Veranstaltungen (Auswahl)

Raum: Villa V14

Distinguished Lecture von Salima Ikram: "Who Were the Ancient Egyptians, and Where Did They All Come From?"

Distinguished Lecturer Seminar Series

Distinguished Lecture by Felicity Meakins: "Language diversification through the lens of rapid intergenerational change?"

Distinguished Lecturer Seminar Series

New Frontiers in Anthropocene Archaeology

DA Workshop

Distinguished Lecture von Prof. Fiona Marshall: "Ancient herders enriched and restructured African grasslands"

Distinguished Lecturer Seminar Series
As the world population approaches 8 billion and we are faced with climatic and political uncertainty, global food security is becoming a growing concern. However, humans throughout history and prehistory have faced uncertainty in their food production systems, often in response to political changes, social turmoil, climate change, and/or technological shifts. There are many historical examples of changing political regimes directly effecting which crops farmers plant or the way that crops are cultivated, harvested, and processed. This workshop will discuss reconstructions of ancient food security strategies as a tool to develop practices for future economic sustainability. The study of ancient food security allows us to examine this issue at a chronological scale inaccessible to modern research, and in diverse social, cultural, and political contexts. We are particularly interested in exploring the ecological and social consequences of the transition from traditional agricultural systems, focused on low investment crops to systems dependent on crops of high yield, but high labor and resource input. Often, the transition to high input crops is fueled by cash cropping and ties people into unstable market economies. These economic transitions commonly reshape economic strategies from recruitment of diverse resources to intensification of a narrow suite of foods. These historical food transitions parallel, in many ways, modern shifts from small-scale family farms to large agrobusiness ventures. In this workshop, we seek to develop methods to document if and how people maintained food production under rapidly changing political, ecological, and economic systems. [mehr]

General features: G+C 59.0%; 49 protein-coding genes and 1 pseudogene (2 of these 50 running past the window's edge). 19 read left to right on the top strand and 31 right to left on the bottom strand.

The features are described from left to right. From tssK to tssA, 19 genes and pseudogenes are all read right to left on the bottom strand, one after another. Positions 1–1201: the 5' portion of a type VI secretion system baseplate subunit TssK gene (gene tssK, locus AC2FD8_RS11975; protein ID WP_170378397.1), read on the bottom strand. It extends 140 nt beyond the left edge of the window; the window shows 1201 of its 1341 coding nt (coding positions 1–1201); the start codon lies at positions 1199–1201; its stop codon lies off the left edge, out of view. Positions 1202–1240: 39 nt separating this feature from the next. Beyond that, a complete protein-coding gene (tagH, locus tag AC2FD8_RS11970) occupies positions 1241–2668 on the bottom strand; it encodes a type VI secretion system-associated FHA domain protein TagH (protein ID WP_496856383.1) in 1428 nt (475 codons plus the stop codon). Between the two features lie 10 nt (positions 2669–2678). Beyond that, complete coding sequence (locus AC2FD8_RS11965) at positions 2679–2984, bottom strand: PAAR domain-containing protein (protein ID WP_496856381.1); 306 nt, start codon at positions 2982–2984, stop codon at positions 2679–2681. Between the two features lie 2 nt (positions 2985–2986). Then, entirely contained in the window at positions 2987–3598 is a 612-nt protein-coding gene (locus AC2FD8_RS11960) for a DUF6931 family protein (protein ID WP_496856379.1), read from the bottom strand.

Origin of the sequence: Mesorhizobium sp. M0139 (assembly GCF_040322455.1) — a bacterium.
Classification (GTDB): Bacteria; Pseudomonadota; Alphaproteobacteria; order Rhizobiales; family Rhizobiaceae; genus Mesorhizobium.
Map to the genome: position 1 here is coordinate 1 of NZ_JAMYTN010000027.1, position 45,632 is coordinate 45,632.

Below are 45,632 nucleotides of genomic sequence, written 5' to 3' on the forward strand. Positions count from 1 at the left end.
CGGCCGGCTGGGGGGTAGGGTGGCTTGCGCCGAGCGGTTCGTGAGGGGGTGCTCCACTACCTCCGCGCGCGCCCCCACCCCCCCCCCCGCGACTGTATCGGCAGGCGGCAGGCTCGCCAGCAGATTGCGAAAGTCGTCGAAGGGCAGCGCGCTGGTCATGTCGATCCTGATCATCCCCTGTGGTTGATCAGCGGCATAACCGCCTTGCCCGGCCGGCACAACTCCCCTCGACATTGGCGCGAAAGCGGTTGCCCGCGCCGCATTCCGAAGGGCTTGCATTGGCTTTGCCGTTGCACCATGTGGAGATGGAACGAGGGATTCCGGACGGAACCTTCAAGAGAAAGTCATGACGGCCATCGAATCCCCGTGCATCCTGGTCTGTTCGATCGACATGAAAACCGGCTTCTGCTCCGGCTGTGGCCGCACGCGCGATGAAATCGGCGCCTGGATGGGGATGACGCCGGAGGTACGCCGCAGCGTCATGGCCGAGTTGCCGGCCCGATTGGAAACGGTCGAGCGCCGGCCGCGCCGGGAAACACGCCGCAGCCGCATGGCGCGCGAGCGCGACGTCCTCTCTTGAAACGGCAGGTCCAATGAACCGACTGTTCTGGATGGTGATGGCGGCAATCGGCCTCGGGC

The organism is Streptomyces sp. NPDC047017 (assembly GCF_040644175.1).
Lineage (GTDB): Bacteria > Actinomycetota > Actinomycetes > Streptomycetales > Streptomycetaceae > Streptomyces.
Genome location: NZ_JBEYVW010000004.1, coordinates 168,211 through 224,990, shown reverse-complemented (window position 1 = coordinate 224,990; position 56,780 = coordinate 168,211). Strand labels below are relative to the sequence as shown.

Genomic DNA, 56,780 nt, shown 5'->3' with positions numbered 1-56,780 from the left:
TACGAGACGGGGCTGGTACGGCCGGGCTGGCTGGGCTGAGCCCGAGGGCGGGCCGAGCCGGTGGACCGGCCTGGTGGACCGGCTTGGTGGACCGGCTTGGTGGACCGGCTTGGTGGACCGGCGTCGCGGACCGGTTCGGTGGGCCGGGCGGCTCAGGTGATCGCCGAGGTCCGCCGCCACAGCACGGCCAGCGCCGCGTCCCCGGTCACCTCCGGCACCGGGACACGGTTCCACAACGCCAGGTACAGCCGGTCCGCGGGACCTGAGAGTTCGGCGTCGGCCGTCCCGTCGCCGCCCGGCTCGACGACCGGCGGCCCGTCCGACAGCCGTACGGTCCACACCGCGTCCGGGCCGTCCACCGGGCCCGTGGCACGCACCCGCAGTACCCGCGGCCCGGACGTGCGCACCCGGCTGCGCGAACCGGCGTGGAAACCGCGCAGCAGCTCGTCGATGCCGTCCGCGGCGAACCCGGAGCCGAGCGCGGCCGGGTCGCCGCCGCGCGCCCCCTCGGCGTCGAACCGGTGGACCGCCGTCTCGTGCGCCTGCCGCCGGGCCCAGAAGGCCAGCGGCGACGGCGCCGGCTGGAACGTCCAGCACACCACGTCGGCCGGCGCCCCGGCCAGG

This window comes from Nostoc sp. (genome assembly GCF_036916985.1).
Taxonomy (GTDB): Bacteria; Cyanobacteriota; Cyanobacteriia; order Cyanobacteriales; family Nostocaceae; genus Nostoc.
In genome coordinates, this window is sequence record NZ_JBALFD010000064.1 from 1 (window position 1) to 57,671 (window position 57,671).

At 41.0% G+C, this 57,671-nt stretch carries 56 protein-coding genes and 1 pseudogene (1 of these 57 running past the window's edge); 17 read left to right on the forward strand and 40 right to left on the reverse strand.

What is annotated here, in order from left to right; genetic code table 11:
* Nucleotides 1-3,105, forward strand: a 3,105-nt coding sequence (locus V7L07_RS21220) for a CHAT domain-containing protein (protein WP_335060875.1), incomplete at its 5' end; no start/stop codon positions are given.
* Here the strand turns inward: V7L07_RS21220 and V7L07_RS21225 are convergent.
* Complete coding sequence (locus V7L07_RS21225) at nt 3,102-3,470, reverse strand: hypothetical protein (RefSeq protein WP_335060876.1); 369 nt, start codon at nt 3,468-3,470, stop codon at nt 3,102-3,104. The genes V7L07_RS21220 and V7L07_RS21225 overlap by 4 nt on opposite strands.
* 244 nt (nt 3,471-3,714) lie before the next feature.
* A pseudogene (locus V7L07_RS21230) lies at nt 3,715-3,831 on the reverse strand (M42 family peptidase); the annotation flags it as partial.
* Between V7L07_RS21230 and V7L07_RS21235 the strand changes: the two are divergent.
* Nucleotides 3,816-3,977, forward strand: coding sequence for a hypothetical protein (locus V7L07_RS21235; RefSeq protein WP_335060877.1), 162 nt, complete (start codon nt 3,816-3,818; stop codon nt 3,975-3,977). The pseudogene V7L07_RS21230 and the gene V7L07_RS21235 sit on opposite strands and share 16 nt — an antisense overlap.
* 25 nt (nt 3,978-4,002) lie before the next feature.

Distinguished Lecture von Alison Beach: "Reading the Remnants: Religious Women and the Material Turn in Medieval History"

Distinguished Lecturer Seminar Series
Remnants of material culture – from excavated monastery walls to fragments of parchment books discovered in archives – are opening new windows into the everyday lives of medieval religious women. Focusing on the intersection between text and object, this lecture will present evidence for the intellectual and artistic contributions of women to the rapidly changing society of twelfth-century Europe. [mehr]

Resilience, environmental change and society: Perspectives from History and Prehistory

Climate Change and History Research Initiative 2019 Annual Colloquium
Jointly organized by Princeton University and the Max Planck Institute for the Science of Human History (Palaeo-Science and History (PS&H) Independent Research Group (formerly ByzRes) and the Department of Archaeology). [mehr]
Organisiert von Alicia Ventresca Miller. [mehr]

Distinguished Lecture von Katerina Harvati-Papatheodorou: "Neanderthals and early modern humans: New results from the lab and field"

Distinguished Lecturer Seminar Series

Transeurasian millets and beans, language and genes

Eurasia3angle Conference
Interdisziplinäre Konferenz im "Tandemstil". Wir haben 6 Genetiker, 6 Linguisten und 6 Archäologen unter der Bedingung eingeladen, dass sie mit mindestens einem Co-Moderator aus einer anderen Disziplin zusammenarbeiten. Dadurch werden alle Präsentationen wirklich "interdisziplinär", d.h. sie integrieren verschiedene Disziplinen in einem einzigen Beitrag. [mehr]
Zur Redakteursansicht